In 2020, new brides and grooms are lucky enough to have nearly limitless choices when it comes to designing their wedding bands and engagement rings. Choosing the diamond shape, if they want a minimal or elaborate setting, and also what metal they want that setting to be made of! With all these choices, it can get complicated to know what the best choice really is. And while there is no “right” choice, when it comes to your diamond shape, and metal, it’s always good to do your research and educate yourself on all your options!
An important decision to make is what type of metal you’ll choose for your ring or band. Engagement rings come in a variety of precious metals, from more silvery colors like platinum, to beautiful yellow hues like yellow gold. The reigning metal year after year tends to be gold. However, that’s not where the decision making ends. While 14k and 18k gold are the more popular of the gold choices, how much do you know about 24k gold?
What is 24k Gold?
24k gold is pure, non-alloyed gold, and the rarest of all gold available. 24k gold is loved for its rich yellow appearance. The more gold present, the richer (or more yellow-orange) the color of the metal will appear. 14k and 18k gold will look slightly less yellow, for example.
Although beautiful, 24k karat gold is not recommended by jewelers for your engagement ring or wedding band. The high percentage of gold makes it extremely malleable — a characteristic you do not want in a piece of jewelry you’ll be wearing all the time.
While 10, 14 and 18 karat gold is available in white, yellow, and rose gold, 24k gold is only available in yellow gold. This is because 24k gold is 100% pure gold, meaning it has no mixture of any other alloys or metals. Some of the most common metals used to mix with gold are copper, silver, nickel, palladium, and zinc. Depending on what metals are used and the percentage that they’re present will result in these three common colors. White gold has more nickel and zinc, while rose gold contains more copper. Without the mixture of other metals, 24k gold can only be yellow gold.
Unlike other precious metals such as Platinum and Palladium, gold comes in a variety of purity levels like 14k, 18k, and 24k. Karat is different for the better known ‘carat’, which refers to your diamond’s actual weight and is part of the 4 C’s of a diamond. The grading system of gold is based on the karat system, which measures the purity and ratio of pure gold vs. other metals in jewelry. The higher content of gold, the higher the karat rating. The highest karat rating available for gold is 24k, which is why it is the purest form of gold. But why do you need to know about the different karats, and does it make a difference for your engagement ring or wedding band? Yes!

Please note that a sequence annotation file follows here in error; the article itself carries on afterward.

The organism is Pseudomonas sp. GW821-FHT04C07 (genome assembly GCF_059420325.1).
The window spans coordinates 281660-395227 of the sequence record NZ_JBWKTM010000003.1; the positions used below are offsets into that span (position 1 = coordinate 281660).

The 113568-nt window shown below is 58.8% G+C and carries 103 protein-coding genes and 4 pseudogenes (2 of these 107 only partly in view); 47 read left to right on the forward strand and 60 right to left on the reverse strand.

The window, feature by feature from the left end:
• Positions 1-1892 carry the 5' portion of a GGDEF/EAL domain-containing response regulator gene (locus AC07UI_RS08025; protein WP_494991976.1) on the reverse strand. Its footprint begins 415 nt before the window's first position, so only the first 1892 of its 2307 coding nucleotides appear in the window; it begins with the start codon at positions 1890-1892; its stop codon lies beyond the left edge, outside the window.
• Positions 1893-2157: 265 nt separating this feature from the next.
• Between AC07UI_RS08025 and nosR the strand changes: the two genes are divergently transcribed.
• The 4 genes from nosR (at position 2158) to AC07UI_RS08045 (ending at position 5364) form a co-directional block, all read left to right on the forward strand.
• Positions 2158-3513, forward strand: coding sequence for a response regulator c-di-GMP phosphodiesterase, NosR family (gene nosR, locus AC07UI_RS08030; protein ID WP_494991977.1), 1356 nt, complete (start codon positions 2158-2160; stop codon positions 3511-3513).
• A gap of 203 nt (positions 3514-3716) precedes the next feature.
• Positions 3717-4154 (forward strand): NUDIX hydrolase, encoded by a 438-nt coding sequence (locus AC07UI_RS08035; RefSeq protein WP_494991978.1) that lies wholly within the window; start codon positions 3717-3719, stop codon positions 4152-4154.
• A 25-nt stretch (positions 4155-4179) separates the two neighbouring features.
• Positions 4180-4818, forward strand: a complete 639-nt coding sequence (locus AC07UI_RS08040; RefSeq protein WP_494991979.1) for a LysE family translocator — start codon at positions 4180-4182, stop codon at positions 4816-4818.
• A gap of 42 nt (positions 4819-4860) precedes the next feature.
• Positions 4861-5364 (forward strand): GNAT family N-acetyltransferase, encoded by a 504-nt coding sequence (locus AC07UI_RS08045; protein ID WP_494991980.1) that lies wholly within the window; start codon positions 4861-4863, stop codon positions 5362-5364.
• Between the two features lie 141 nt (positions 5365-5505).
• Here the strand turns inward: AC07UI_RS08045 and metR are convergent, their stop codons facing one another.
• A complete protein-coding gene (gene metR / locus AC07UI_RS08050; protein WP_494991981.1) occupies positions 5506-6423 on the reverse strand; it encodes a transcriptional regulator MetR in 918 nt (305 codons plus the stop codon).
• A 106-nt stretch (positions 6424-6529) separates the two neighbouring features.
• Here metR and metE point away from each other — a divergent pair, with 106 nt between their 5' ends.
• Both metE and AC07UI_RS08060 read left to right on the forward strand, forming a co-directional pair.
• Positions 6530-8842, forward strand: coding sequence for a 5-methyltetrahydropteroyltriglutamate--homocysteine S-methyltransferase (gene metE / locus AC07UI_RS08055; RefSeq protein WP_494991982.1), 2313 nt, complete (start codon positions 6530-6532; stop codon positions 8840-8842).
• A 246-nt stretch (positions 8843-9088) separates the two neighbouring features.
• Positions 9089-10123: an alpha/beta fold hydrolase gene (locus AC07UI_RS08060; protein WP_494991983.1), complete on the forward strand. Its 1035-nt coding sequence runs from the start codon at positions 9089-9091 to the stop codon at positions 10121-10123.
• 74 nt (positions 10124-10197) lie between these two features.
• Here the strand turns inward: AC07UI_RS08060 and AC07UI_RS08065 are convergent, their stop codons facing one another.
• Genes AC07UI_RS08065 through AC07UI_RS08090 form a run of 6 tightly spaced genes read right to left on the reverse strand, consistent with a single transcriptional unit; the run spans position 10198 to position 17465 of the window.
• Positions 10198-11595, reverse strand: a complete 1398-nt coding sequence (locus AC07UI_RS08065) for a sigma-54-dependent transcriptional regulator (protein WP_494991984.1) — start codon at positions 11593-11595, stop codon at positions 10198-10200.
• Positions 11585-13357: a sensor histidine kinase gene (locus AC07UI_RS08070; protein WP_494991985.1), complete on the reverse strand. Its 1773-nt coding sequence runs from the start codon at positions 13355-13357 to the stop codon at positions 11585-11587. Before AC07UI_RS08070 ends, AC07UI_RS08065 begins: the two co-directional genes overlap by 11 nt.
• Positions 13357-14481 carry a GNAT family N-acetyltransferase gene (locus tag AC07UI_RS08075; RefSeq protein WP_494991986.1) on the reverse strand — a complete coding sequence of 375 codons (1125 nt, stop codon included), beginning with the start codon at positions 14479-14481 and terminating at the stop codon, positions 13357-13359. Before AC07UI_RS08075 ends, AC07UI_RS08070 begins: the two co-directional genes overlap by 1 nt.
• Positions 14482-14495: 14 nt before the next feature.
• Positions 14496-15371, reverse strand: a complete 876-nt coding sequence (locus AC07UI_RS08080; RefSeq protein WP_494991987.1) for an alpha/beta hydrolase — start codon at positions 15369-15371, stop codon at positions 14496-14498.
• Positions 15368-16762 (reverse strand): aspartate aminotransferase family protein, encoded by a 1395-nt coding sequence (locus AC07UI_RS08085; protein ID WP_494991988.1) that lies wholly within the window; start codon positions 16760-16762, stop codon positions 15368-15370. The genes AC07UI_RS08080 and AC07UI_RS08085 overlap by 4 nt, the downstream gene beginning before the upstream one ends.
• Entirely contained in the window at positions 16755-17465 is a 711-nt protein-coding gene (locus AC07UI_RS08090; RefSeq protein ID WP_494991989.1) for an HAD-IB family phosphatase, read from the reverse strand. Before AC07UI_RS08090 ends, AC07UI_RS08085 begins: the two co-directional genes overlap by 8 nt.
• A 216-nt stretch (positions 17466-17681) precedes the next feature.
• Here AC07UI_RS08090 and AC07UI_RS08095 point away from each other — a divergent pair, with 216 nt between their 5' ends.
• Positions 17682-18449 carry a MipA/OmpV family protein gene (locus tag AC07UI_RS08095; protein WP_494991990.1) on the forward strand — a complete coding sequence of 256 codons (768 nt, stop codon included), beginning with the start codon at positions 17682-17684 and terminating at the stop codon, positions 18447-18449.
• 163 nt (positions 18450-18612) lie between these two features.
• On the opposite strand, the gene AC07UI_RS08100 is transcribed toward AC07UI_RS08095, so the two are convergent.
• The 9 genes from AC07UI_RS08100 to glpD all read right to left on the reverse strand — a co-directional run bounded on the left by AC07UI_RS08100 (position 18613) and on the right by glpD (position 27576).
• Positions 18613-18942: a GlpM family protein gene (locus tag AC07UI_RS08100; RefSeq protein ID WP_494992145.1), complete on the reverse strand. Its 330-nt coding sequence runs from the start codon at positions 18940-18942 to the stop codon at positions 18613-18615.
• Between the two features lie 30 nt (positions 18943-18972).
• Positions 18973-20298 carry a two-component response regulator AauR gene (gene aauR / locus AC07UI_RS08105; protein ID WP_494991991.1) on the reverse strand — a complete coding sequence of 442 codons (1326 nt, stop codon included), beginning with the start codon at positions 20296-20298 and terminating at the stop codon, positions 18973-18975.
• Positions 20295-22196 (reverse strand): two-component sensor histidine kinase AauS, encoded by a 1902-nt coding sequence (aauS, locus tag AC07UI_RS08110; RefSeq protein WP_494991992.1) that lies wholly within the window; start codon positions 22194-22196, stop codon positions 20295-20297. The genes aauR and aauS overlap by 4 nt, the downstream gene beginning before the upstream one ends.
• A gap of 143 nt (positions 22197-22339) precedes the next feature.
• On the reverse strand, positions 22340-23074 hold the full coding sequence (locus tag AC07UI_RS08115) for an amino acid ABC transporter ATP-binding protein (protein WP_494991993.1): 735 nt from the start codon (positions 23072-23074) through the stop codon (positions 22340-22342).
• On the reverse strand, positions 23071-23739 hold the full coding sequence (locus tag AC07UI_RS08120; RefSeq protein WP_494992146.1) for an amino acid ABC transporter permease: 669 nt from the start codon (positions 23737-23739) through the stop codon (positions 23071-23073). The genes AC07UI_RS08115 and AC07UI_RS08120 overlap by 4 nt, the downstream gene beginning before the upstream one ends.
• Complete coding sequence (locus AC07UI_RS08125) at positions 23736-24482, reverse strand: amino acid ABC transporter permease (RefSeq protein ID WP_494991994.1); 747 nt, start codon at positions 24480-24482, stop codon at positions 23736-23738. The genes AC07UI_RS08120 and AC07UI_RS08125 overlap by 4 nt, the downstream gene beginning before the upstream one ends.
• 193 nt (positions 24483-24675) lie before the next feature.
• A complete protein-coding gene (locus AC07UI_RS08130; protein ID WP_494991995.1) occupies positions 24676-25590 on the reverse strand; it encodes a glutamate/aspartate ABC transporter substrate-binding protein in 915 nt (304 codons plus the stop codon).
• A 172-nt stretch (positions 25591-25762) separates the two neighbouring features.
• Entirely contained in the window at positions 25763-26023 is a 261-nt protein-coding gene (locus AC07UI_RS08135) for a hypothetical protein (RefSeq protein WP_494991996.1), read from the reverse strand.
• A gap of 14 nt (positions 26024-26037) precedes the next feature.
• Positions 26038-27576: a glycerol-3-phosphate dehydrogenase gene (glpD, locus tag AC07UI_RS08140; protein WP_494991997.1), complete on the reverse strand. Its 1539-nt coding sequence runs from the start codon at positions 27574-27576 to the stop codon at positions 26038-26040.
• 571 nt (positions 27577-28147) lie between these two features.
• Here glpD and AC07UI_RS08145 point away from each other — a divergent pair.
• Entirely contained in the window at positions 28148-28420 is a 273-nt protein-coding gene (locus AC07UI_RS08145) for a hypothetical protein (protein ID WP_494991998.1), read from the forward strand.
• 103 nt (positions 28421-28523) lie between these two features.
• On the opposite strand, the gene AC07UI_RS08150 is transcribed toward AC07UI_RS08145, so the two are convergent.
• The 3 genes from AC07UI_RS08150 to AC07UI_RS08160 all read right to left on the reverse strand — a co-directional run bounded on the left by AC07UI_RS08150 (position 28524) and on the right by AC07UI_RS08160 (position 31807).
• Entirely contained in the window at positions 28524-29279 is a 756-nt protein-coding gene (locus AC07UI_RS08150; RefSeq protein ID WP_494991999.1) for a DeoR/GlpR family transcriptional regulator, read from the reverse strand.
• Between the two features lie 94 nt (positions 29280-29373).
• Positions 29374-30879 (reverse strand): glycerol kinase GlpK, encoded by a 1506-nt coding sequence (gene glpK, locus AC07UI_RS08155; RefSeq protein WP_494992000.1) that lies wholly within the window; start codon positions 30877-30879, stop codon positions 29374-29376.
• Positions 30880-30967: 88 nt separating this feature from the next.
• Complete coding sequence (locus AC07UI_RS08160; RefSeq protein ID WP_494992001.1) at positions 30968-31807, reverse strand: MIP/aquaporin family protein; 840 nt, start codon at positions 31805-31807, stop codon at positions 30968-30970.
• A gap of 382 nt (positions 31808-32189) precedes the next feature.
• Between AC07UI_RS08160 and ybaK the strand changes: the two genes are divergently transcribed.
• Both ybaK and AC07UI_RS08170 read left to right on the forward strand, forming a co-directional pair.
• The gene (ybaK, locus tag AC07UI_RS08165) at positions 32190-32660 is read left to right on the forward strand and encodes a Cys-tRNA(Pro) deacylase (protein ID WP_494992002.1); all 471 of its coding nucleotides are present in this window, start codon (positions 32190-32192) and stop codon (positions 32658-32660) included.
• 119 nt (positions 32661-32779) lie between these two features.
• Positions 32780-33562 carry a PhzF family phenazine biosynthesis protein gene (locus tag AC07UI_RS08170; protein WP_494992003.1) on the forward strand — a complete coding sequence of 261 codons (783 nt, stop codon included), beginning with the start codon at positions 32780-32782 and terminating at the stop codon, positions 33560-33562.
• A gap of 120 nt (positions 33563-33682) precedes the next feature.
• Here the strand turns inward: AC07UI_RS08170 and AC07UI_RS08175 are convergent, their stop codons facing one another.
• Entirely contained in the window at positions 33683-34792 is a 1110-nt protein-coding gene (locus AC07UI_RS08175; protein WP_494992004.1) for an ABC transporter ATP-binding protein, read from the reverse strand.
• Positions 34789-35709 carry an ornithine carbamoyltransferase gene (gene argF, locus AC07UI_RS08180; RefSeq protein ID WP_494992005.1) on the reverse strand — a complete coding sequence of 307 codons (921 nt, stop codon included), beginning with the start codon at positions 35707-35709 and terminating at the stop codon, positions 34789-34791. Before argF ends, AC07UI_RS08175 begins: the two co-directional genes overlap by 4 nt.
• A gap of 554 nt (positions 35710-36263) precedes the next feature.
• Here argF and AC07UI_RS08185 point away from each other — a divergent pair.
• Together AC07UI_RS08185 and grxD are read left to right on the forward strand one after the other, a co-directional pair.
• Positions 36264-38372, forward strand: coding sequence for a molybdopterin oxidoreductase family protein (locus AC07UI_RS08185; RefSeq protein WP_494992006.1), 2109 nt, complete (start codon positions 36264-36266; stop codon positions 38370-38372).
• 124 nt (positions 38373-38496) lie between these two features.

You know by now, 24k gold is 100% pure gold. Without the mixture of other metals, 24k gold is prone to being extremely soft and can easily scratch and bend. For that reason, jewelers do not recommend using 24k gold for your engagement ring, wedding bands, or any other fine jewelry.
Since 24k gold has the highest percentage of pure gold, it is the most expensive gold available! The price of gold changes year to year, but overall 24k will be the most expensive gold choice. Currently, 24k gold is being sold for $1,780.75 USD an ounce. Compared to 14k gold which is currently priced at $1,035.3 USD an ounce. Clean Origin only offers 14k and 18k gold. If you’re looking to buy a gold setting or band that has the highest possible gold content, while still durable enough for daily wear, 18k gold is a great choice. However, 18k will still be a few hundred dollars more expensive than 14k gold. For example, our simple Quiet Beauty Solitaire ring will cost around $740 for 14k gold and $1,065 for 18k gold.
Should I Choose 24k Gold?
Although prestigious and beautiful, 24k gold is not a recommended choice for engagement rings, wedding bands, or any other fine jewelry you tend to wear daily. If you’re looking for a setting made of gold, we would recommend choosing 14k gold. Not only is 14k gold more affordable than 24k gold, but it is also more durable and is more resistant to daily wear and tear. 14k gold also comes in a variety of colors such as white gold and rose gold, which gives you more options to choose from! Platinum is also a great precious metal for engagement rings and wedding bands, silver-ish in color, and much more durable than gold, but also more expensive. If you’re still contemplating which metal to go with for your setting, reach out to our team.